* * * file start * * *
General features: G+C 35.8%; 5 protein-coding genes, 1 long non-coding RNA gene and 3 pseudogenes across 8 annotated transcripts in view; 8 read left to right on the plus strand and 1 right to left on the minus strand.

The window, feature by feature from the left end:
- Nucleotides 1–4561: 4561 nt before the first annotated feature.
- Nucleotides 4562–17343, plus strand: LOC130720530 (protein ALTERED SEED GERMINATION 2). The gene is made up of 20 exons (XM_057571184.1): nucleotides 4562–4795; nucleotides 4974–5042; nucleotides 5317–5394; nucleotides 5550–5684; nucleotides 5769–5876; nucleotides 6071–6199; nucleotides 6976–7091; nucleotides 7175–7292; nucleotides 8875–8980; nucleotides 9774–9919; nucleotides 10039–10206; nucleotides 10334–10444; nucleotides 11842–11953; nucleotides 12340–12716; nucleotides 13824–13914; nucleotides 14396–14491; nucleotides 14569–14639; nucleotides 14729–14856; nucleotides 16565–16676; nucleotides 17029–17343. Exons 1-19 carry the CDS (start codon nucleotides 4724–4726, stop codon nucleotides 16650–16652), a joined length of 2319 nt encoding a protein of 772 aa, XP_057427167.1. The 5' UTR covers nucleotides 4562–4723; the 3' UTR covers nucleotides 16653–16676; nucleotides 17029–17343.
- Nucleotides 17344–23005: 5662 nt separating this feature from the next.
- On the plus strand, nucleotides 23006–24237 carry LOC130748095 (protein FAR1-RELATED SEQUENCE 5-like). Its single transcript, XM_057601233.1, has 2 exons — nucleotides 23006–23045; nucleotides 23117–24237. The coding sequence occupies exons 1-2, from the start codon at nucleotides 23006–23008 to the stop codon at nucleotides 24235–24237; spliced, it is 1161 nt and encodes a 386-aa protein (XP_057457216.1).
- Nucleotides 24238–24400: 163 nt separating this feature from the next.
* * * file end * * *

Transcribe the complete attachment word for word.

General features: G+C 35.8%; 5 protein-coding genes, 1 long non-coding RNA gene and 3 pseudogenes across 8 annotated transcripts in view; 8 read left to right on the plus strand and 1 right to left on the minus strand.

The window, feature by feature from the left end:
- Nucleotides 1–4561: 4561 nt before the first annotated feature.
- Nucleotides 4562–17343, plus strand: LOC130720530 (protein ALTERED SEED GERMINATION 2). The gene is made up of 20 exons (XM_057571184.1): nucleotides 4562–4795; nucleotides 4974–5042; nucleotides 5317–5394; nucleotides 5550–5684; nucleotides 5769–5876; nucleotides 6071–6199; nucleotides 6976–7091; nucleotides 7175–7292; nucleotides 8875–8980; nucleotides 9774–9919; nucleotides 10039–10206; nucleotides 10334–10444; nucleotides 11842–11953; nucleotides 12340–12716; nucleotides 13824–13914; nucleotides 14396–14491; nucleotides 14569–14639; nucleotides 14729–14856; nucleotides 16565–16676; nucleotides 17029–17343. Exons 1-19 carry the CDS (start codon nucleotides 4724–4726, stop codon nucleotides 16650–16652), a joined length of 2319 nt encoding a protein of 772 aa, XP_057427167.1. The 5' UTR covers nucleotides 4562–4723; the 3' UTR covers nucleotides 16653–16676; nucleotides 17029–17343.
- Nucleotides 17344–23005: 5662 nt separating this feature from the next.
- On the plus strand, nucleotides 23006–24237 carry LOC130748095 (protein FAR1-RELATED SEQUENCE 5-like). Its single transcript, XM_057601233.1, has 2 exons — nucleotides 23006–23045; nucleotides 23117–24237. The coding sequence occupies exons 1-2, from the start codon at nucleotides 23006–23008 to the stop codon at nucleotides 24235–24237; spliced, it is 1161 nt and encodes a 386-aa protein (XP_057457216.1).
- Nucleotides 24238–24400: 163 nt separating this feature from the next.